Last week, a man was pulled off a Greyhound Bus in Amarilloand detained for 30 hours because he spoke a foreign language and was wearing a turban. Earlier this week, An Italian mathematician was removed from a U.S. flight for working on his equations. Both were thought to be Muslim terrorists, one was Daljeet Singh, a Sikh man from India. The other, Guido Menzio, is an Ivy League economist.
A culture of fear and xenophobia have given rise to the widespread acceptance of racial profiling and knee-jerk overreaction. Islamophobia has not only become acceptable, it has been encouraged by many public officials. One has to look no further than the presumptive GOP presidential nominee to find a plan that would ban all Muslims from coming to the U.S. A plan he has tried to distance himself from this week.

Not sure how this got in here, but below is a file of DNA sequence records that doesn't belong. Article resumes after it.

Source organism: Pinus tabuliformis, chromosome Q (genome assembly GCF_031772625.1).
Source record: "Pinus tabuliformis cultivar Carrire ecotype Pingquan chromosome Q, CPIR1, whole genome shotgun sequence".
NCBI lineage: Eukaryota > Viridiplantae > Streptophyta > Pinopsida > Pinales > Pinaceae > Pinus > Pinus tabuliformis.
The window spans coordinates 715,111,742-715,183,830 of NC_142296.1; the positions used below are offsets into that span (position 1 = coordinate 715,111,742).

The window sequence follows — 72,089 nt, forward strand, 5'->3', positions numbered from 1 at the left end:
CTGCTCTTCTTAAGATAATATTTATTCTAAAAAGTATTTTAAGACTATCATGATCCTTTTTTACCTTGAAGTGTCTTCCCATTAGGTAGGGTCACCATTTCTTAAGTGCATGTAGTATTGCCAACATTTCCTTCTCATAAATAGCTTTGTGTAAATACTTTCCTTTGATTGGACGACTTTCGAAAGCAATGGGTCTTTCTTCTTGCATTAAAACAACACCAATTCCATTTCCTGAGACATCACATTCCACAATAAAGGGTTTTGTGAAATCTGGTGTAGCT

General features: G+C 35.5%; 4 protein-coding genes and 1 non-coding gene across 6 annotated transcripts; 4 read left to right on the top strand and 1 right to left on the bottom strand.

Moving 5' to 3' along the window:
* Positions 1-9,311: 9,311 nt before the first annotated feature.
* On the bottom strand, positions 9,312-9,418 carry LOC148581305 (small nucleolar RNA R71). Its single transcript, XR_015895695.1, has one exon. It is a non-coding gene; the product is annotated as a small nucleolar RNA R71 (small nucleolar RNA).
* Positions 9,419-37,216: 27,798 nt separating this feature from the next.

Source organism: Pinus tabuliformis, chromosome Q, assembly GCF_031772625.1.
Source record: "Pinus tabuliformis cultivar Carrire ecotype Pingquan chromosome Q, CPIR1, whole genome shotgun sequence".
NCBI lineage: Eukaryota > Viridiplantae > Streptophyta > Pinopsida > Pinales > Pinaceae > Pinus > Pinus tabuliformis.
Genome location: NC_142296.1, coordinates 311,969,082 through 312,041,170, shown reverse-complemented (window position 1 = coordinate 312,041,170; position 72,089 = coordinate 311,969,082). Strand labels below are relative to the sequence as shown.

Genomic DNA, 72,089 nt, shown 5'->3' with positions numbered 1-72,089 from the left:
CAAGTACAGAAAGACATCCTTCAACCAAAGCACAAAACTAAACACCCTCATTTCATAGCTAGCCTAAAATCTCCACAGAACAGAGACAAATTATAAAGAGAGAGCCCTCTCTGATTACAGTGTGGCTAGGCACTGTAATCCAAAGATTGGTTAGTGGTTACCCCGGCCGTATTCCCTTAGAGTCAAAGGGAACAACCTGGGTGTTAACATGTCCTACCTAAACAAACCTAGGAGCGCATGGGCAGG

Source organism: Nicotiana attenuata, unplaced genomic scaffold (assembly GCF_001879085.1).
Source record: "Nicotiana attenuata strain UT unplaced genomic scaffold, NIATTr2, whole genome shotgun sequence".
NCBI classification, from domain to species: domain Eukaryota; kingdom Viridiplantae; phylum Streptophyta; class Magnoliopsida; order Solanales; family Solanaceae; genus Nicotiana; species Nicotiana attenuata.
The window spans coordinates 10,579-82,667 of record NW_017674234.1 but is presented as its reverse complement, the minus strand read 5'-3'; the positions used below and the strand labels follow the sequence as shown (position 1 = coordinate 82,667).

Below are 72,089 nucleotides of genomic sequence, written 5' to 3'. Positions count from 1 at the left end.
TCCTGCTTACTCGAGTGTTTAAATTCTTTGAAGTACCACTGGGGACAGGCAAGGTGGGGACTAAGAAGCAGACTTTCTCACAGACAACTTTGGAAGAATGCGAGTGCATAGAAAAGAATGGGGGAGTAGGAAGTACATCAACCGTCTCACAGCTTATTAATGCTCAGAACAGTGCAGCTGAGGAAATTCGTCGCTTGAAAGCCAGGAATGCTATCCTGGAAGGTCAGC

To say its mainstream is an understatement, and in Texas it is just as bad.
“This is very much happening in Texas. Hate crimes are up against Muslims. Vandalism against mosques, school bullying is up, and many of our public officials are participating in the anti-Muslim sentiment,” says Simran Jeet Singh.
Singh, who is an assistant professor of Religion at Trinity University recentlyreleased a paper detailing the troubling pattern of Islamophobic sentiments expressed by public leaders, including Governor Greg Abbott.
Have we allowed islamophobia to become acceptable and how can we change it?